World’s first transplant of cornea made from iPS cells
- World’s first transplantation of corneal epithelial cell sheets made from human iPS cells
- A new treatment for patients suffering from vision loss due to corneal disease
A group of researchers at the Graduate School of Medicine, Osaka University, led by Professor Kohji Nishida (Dept. of Ophthalmology), announced the transplantation of corneal epithelial cell sheets into a patient with corneal disease caused by a deficiency in corneal epithelial stem cells*1 on July 2019. The patient was discharged August 23, 2019, but is scheduled for regular post-operative observations.
This is the world’s first clinical use of an induced pluripotent stem (iPS) cell*2 product to regenerate the cornea. The iPS cells were prepared at Kyoto University using donor cells from a third party. Nishida’s team then prepared the corneal epithelial cell sheets from the iPS cells using a differentiation protocol they established. The study’s primary goal is to test the safety of the transplanted cells.
A loss of corneal epithelial stem cells can result in the cornea being covered by the conjunctiva. Transplantation is a standard treatment option, but the lack of donors or immune rejection limit the number of patients who benefit.
The use of iPS cells has the potential to resolve these issues. The Nishida group has been researching the application of iPS cells for corneal regeneration. In March 2019, the Ministry of Health, Labour and Welfare approved clinical research proposed by the group to transplant iPS cell-derived corneal epithelial cell sheets into patients with corneal disease.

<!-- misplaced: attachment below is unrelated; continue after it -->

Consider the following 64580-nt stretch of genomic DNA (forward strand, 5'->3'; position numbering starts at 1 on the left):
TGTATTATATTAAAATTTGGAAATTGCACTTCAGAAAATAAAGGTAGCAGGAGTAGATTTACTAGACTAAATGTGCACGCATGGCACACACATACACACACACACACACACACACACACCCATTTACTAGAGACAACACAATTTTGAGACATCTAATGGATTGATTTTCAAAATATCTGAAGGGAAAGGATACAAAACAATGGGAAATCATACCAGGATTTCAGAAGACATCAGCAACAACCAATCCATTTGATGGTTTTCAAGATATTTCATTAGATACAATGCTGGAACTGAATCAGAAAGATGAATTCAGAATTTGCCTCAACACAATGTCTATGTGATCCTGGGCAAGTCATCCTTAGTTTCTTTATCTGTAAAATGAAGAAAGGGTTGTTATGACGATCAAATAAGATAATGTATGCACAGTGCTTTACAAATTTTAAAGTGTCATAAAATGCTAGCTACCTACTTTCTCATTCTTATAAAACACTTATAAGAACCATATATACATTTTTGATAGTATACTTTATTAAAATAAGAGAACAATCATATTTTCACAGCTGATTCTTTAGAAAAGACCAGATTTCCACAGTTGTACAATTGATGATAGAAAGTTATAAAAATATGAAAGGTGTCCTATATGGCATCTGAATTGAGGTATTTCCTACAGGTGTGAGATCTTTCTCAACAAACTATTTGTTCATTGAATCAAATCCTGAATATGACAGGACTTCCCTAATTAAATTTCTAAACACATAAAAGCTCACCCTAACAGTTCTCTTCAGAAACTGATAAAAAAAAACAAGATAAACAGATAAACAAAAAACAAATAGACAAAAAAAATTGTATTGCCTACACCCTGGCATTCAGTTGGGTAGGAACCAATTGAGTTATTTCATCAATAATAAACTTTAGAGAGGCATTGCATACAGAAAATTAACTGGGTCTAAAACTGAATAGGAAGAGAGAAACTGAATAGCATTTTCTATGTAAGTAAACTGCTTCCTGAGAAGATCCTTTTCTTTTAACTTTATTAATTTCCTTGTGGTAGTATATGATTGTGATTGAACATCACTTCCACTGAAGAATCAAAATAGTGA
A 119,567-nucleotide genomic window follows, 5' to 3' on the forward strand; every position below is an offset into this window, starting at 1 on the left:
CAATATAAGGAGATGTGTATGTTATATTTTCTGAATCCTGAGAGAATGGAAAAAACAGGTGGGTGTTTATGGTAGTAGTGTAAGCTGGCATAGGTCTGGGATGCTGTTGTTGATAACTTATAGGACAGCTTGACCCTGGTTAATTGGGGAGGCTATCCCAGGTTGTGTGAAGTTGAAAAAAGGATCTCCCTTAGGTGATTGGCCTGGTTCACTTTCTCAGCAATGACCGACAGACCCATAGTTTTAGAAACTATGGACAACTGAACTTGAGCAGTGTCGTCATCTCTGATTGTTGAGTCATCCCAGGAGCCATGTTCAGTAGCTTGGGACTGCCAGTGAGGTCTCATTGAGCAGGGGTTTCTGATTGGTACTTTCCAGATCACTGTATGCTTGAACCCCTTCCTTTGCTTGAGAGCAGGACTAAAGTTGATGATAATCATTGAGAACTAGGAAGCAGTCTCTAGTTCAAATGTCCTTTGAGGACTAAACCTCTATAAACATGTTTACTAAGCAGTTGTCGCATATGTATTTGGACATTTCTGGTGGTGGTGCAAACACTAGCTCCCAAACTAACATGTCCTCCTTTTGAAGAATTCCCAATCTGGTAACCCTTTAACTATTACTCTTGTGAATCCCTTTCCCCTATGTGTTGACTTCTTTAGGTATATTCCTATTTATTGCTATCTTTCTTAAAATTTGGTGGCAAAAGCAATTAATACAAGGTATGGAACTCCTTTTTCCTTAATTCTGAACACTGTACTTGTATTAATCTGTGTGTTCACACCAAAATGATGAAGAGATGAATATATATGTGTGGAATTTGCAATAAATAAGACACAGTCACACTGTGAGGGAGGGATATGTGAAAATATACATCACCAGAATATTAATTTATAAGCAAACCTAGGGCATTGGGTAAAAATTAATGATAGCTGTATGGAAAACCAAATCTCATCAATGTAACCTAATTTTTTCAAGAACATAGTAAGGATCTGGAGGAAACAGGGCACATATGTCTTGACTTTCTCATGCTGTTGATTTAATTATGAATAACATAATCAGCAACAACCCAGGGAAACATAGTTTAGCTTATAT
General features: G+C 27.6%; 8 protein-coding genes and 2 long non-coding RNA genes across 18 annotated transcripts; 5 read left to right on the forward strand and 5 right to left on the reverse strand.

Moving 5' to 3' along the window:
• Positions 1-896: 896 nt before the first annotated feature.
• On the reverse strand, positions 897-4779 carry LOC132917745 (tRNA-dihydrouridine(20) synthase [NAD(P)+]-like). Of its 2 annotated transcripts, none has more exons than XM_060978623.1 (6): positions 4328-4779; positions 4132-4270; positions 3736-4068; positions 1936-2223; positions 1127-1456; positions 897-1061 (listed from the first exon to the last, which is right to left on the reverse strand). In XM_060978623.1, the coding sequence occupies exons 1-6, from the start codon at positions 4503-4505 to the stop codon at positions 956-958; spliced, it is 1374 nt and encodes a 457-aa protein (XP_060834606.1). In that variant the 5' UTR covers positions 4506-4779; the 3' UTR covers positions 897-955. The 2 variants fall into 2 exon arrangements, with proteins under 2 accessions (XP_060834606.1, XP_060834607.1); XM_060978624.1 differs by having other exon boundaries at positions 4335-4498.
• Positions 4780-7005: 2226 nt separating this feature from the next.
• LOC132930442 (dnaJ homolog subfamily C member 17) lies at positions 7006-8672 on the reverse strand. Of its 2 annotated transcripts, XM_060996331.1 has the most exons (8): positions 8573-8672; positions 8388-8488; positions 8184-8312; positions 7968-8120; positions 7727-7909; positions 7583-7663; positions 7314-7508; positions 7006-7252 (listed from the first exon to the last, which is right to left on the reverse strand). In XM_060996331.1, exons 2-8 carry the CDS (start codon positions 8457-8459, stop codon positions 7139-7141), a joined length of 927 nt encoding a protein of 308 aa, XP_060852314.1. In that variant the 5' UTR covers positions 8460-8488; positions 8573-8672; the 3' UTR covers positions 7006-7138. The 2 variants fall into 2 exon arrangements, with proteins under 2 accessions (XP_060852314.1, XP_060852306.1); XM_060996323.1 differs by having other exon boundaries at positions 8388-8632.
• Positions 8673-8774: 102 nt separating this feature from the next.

This project plans to treat 4 patients showing severe cases of corneal disease with iPS cell-derived corneal epithelial cell sheets. The first two paitents will be treated with an immunosuppressive, because the donor cells will not be HLA*3-matched. Following evaluation of these two patients, the condition of HLA-matching and immunosuppressant will be decided for the remaining two cases. The follow-up period for all operations is one year, followed by another one year follow-up survey.
The primary endpoint of the study is safety, and the secondary endpoints are visual acuity and corneal epithelial stem cell maintenance.
The patient who received the transplant in July is already undergoing follow-up observation. The second patient is scheduled to receive the transplant this calendar year.
This study is investigating the First-in-Human regenerative medicine of the cornea using a transplant of iPS cell-derived corneal epithelial sheets. The use of iPS cells could overcome the two most limiting factors in this transplantation (donor shortage and graft rejection) and contribute to vision recovery in patients losing their sight due to corneal disease.
This research is funded by the Japan Agency for Medical Research and Development (AMED) “Network Program for the Realization of Regenerative Medicine, Highway for the Realization of Regenerative Medicine (iPS cells for cornea regeneration)” and “Practical Research in Regenerative Medicine (iPS cell-derived corneal epithelial cell sheets First-in-Human clinical research)”.
※1 Corneal epithelial stem cell loss
When damage to the eye from injury or disease causes an insufficient supply of corneal epithelial stem cells, the conjunctival epithelium can invade the cornea along with blood vessels to cover the cornea surface, resulting in visual impairment and possible blindness. Causes include burns, alkaline or acid exposure, Stevens-Johnson syndrome and ocular pemphigus.
※2 iPS (induced pluripotent stem) cells
iPS cells are somatic cells in which specific factors (reprogramming factors) caused the cells to convert into an embryonic state. Prof. Shinya Yamanaka, Kyoto University, reported the first iPS cells in 2006 (mouse) and first human iPS cells in 2007.
※3 HLA (human leukocyte antigens)
HLA are the product of major histocompatibility complexes with which the immune system can distinguish self and non-self cells. Identification as non-self by the immune system leads to rejection of a transplant.